We recently returned from the sold-out NABCEP conference in St. Charles, and it was an incredible experience. We’ve been attending NABCEP for years now, but this was a particularly special year in which we got to lead an official technical training session, quiz the audience at our exclusive Wait Wait Don't Tell Me event, and connect with fellow attendees at our booth and beyond. For those who were unable to attend due to limited tickets or scheduling conflicts, we want to share our top five key takeaways from this year's event.
1. The labor shortage is even more dire than usual.
We know that labor shortage is no joke in the solar industry, but what we’ve heard at NABCEP and other conferences this season is that hiring is even harder than usual. In fact, a recruiter at Intersolar a few weeks ago told us there’s a 0% unemployment rate in solar right now.
There seem to be a few reasons for this. The first is that demand is simply outpacing supply. More solar is getting installed than ever before, and labor is lagging behind. However, another factor that we heard from installers is that, when it comes to the next generation, there’s been a de-emphasis on career opportunities in trade work. Young workers are not exposed to what an incredible opportunity the solar industry can be.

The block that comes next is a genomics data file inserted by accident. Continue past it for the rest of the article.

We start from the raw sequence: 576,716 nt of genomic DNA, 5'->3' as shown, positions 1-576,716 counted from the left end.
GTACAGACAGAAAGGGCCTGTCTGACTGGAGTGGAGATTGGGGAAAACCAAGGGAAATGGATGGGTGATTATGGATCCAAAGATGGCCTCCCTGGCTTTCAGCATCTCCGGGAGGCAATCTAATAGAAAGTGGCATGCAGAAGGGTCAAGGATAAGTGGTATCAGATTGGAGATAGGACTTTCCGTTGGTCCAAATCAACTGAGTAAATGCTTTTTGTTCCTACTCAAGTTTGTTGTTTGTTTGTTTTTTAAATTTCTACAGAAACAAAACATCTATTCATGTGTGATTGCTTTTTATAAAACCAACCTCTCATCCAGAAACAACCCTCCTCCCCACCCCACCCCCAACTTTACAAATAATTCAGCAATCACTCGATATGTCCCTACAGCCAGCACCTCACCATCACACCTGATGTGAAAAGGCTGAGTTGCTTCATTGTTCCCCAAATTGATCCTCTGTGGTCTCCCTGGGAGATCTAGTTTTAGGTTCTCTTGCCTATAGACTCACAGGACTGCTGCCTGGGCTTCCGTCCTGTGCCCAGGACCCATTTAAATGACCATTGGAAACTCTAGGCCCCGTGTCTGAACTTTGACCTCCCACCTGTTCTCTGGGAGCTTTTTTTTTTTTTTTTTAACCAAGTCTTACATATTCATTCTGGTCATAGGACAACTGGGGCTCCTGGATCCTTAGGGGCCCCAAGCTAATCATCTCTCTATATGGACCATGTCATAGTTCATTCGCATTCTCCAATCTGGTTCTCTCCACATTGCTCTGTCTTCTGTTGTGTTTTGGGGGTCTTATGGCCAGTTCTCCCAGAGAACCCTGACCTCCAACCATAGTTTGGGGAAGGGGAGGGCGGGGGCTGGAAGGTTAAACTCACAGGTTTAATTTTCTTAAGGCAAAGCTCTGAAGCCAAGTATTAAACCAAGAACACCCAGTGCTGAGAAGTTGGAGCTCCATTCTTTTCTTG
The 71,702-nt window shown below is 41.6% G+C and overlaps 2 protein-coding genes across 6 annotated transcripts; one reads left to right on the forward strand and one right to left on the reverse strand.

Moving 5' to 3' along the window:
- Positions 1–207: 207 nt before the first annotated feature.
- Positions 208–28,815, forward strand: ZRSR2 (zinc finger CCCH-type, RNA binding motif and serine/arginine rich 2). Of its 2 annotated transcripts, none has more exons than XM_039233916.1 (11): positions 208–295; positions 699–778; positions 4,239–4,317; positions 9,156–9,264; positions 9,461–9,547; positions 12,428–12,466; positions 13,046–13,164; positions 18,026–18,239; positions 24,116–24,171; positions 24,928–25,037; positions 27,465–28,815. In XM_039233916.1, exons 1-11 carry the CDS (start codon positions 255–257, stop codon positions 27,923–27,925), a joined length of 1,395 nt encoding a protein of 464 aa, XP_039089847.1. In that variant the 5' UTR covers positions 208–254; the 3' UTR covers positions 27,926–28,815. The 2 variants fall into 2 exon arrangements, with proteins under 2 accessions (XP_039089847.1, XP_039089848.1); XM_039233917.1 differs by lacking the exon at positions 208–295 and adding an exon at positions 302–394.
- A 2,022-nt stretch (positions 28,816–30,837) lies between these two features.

When hiring gets tough, one of the ways installers try to solve this strain on their business is by passing on higher wages to the consumer. However, solar businesses in our network have let us in on some secret strategies that will be better for your business long-term.
One approach that we heard about on the show floor is to experiment with new compensation models, so you can find the one that best aligns with your business. For instance, some businesses are transitioning to performance-based pay, paying contractors based on kW/install or per panel, instead of hourly wages. Other installers are rolling out employee ownership programs. If neither of these are quite right for your solar company, you may also consider offering bonuses for the number of projects that achieve PTO, thus incentivizing performance.
It may also be time to reevaluate where you’re hiring from. In one of our previous webinars, Arctic Solar Ventures, an installer based out of Alaska, shared that they often partner with local trade unions to find new talent. And this year at NABCEP, we even heard of solar businesses recruiting existing customers to join the business based on their passion for solar.
2. There's wide-spread consolidation of MLPE, battery, and inverter manufacturers.
Every solar installer has been caught between a battery and an inverter manufacturer as they point fingers. Your homeowner claims an issue under warranty, and as you try to help them resolve the issue, you’re caught in an endless blame game between vendors. There’s historically been a pretty big challenge in solar where there’s been panels, battery, inverter all with different manufacturers which brings complexity around warranties for inverters and batteries. Imagine if there’s only one manufacturer that’s responsible for the complexity. It would save a massive headache!